Jamaica Blue Mountain; Why are these beans so expensive?

Every little thing is gonna be alright…

Let’s take a quick little vacation to Jamaica’s Blue Mountain range. It is here, if one scales the vaulting peaks of this volcanic range that one may find the coffee farms that produce some of the world’s most expensive coffee beans. And while some may point out that Panamanian Geisha beans can sell for around $1000 bucks PER POUND, that doesn’t count out Jamaica Blue Mountain which can also fetch some hefty prices. When you opt for Jamaica Blue Mountain you aren’t getting a can of Folgers, nor are you getting some mass produced factory farm quality first wave coffee caliber beans. You are being treated to some imperial level artisanal beans. And after checking out all the wonderful quest these beans undergo to end up in your cup, you will want to grab a bag (or three) from Custom Roasts, too!

What makes great beans?

There are some cool things to keep in mind when thinking about coffee beans. Besides what type of delicious and caffeine packed brew you’d like to turn them into, it’s important to consider where your beans come from and how they grew. To get some really out of this world beans there are a few factors all the big name and big flavor beans all sort of have in common.

First, Arabica plants produce pretty much all of the good beans. While Robusta plants can produce some choice beans if they are cultivated very well, Arabica beans are king just about 9 times out of 10. Next, Arabica plants grow the best when they are high up. That’s right, a couple thousand feet and the higher you go, usually the tastier the beans get. But the higher you go the higher the price for your beans gets too. This is because of factors like the dangers of farming way up high on considerably less land! Next, what Arabica plants love is a tropical climate, but one that is tempered by lots of moisture, rain and cloud coverage. While Arabica plants love the tropics they still prefer it a bit cooler, this lets the plants and their coffee cherries grow and develop much slower. The slower growth rate allows them to get rich in flavor and character.

Okay so let’s pretend we have all these check marks down, an Arabica plant, high up on a mountain in the tropics in a humid place where the clouds keep them safe from being scorched by the sun and gives them all the water they can drink! Now for our next piece of the amazing coffee checklist; soil with good drainage. Lots of rain means you need lots of drainage. Otherwise your plants drown! But what kind of soil offers amazing drainage? Why, volcanic soil does! Growing Arabica plants in volcanic soil offers them a ton of acidic soil filled with vitamins and minerals that nourish the plants as well as offer great drainage because lava rock is so very porous.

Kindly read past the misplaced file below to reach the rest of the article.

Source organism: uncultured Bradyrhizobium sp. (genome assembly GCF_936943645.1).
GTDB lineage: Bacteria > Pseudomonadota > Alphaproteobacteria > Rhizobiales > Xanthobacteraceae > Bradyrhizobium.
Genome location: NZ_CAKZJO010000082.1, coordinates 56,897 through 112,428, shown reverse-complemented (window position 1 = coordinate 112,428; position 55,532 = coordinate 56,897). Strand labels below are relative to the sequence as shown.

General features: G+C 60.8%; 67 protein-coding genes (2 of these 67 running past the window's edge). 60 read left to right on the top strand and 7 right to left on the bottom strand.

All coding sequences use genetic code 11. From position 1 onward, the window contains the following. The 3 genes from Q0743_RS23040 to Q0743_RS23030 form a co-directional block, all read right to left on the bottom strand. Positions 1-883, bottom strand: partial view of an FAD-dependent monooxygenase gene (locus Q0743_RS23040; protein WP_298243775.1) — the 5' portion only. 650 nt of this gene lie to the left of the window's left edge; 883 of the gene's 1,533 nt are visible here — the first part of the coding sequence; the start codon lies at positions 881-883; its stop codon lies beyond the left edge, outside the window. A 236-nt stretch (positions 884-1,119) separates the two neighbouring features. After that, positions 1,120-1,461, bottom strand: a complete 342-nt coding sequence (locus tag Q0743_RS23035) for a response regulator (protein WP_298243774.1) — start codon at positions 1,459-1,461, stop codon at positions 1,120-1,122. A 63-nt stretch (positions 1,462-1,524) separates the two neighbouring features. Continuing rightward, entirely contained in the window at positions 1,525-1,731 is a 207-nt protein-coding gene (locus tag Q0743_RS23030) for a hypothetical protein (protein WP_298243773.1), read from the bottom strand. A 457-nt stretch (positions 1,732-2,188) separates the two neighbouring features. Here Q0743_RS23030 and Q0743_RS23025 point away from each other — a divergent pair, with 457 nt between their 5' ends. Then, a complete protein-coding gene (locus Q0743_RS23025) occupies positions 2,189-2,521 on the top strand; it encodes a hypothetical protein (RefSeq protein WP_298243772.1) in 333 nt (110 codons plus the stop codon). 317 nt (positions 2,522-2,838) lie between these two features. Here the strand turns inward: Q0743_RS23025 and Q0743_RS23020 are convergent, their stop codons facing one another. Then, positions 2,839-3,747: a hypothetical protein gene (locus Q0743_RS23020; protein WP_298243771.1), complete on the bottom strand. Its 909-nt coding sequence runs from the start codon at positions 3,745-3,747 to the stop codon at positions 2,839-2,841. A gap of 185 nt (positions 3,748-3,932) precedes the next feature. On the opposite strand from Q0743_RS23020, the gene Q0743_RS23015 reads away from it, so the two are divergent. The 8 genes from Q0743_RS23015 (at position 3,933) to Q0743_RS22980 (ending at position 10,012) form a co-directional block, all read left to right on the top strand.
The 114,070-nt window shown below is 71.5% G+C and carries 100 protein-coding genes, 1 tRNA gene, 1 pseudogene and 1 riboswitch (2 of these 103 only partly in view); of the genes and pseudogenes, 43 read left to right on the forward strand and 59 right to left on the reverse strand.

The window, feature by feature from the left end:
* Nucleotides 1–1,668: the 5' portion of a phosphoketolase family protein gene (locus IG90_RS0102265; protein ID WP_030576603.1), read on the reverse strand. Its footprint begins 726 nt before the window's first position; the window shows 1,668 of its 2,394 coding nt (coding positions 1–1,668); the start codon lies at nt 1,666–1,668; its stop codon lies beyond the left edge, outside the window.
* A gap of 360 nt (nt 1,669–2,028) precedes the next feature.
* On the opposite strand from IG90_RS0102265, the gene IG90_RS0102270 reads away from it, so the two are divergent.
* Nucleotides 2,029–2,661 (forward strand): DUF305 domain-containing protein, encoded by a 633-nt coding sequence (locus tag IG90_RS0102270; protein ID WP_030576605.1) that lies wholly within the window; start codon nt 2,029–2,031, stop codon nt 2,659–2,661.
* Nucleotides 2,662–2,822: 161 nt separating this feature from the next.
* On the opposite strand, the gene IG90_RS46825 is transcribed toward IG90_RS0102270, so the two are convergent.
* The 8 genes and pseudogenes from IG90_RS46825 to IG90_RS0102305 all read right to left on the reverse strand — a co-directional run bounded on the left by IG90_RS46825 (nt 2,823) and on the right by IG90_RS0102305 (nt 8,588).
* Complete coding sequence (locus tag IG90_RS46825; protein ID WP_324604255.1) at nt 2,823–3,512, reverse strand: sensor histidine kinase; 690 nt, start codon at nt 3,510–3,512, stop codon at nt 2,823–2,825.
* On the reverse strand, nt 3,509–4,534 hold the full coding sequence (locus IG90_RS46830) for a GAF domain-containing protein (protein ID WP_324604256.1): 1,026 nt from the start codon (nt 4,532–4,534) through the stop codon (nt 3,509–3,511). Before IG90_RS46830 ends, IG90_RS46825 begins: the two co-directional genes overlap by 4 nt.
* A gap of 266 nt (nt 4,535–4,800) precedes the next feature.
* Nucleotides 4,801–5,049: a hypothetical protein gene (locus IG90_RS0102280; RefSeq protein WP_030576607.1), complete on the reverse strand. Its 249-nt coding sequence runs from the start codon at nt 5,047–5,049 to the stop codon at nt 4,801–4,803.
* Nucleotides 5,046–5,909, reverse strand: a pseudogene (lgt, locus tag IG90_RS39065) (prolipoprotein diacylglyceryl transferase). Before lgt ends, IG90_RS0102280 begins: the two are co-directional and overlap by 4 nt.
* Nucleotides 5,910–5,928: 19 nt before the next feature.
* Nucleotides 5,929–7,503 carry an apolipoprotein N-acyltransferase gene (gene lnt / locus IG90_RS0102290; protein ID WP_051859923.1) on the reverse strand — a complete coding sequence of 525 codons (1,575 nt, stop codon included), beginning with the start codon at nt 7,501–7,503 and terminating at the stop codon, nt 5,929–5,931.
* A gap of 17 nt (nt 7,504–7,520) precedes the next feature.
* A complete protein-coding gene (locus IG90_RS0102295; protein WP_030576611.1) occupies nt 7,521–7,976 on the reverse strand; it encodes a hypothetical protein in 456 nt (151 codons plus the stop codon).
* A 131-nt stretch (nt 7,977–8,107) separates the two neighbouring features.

But enough geology and horticulture! What does this have to do with the delectable Jamaica Blue Mountain beans?! Because they check every box on our list!

Produced from Arabica coffee plants.

Grown in a tropical region and climate.

Produced on farms located at very high altitudes (at least 3,000 feet up!).

Located in a place with high humidity offering tons of rainfall, cool air and cloud coverage.

The Blue Mountains are volcanic, which provides soil superb for drainage and loaded with great minerals for the plants.

How do they make Jamaica Blue Mountain?

We have laid out the setting for the epic tale that is Jamaica Blue Mountain. But once we detail some of the criteria that must be met in order for any beans to even start to qualify as Jamaica Blue Mountain it will be easy to see why these beans drive a high price!

First, beans must be cultivated within the parishes of Saint Andrew, Saint Thomas, Portland and Saint Mary within the Blue Mountain range in Jamaica. Within this relatively minute area, the beans must be cultivated at least 3,000 feet up. If the beans meet this criterion then they are on their way to begin qualifying as official Jamaica Blue Mountain.